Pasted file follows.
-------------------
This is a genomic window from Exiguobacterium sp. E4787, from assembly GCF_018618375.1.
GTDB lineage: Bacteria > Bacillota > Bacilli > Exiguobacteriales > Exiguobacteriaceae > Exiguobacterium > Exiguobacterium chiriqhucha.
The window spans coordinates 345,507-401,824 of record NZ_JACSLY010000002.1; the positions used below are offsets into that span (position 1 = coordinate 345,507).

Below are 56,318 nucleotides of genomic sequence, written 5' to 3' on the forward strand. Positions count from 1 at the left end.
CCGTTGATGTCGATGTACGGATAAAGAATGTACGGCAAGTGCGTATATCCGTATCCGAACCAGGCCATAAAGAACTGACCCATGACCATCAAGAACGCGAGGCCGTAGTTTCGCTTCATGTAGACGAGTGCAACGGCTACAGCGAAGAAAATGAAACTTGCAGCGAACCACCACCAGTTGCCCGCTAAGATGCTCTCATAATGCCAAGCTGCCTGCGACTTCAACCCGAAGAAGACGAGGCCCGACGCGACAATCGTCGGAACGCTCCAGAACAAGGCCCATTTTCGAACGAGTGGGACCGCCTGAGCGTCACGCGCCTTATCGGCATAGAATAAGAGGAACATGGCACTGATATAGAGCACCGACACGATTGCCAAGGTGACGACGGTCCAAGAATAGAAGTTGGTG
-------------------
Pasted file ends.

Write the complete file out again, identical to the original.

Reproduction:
This is a genomic window from Exiguobacterium sp. E4787, from assembly GCF_018618375.1.
GTDB lineage: Bacteria > Bacillota > Bacilli > Exiguobacteriales > Exiguobacteriaceae > Exiguobacterium > Exiguobacterium chiriqhucha.
The window spans coordinates 345,507-401,824 of record NZ_JACSLY010000002.1; the positions used below are offsets into that span (position 1 = coordinate 345,507).

Below are 56,318 nucleotides of genomic sequence, written 5' to 3' on the forward strand. Positions count from 1 at the left end.
CCGTTGATGTCGATGTACGGATAAAGAATGTACGGCAAGTGCGTATATCCGTATCCGAACCAGGCCATAAAGAACTGACCCATGACCATCAAGAACGCGAGGCCGTAGTTTCGCTTCATGTAGACGAGTGCAACGGCTACAGCGAAGAAAATGAAACTTGCAGCGAACCACCACCAGTTGCCCGCTAAGATGCTCTCATAATGCCAAGCTGCCTGCGACTTCAACCCGAAGAAGACGAGGCCCGACGCGACAATCGTCGGAACGCTCCAGAACAAGGCCCATTTTCGAACGAGTGGGACCGCCTGAGCGTCACGCGCCTTATCGGCATAGAATAAGAGGAACATGGCACTGATATAGAGCACCGACACGATTGCCAAGGTGACGACGGTCCAAGAATAGAAGTTGGTG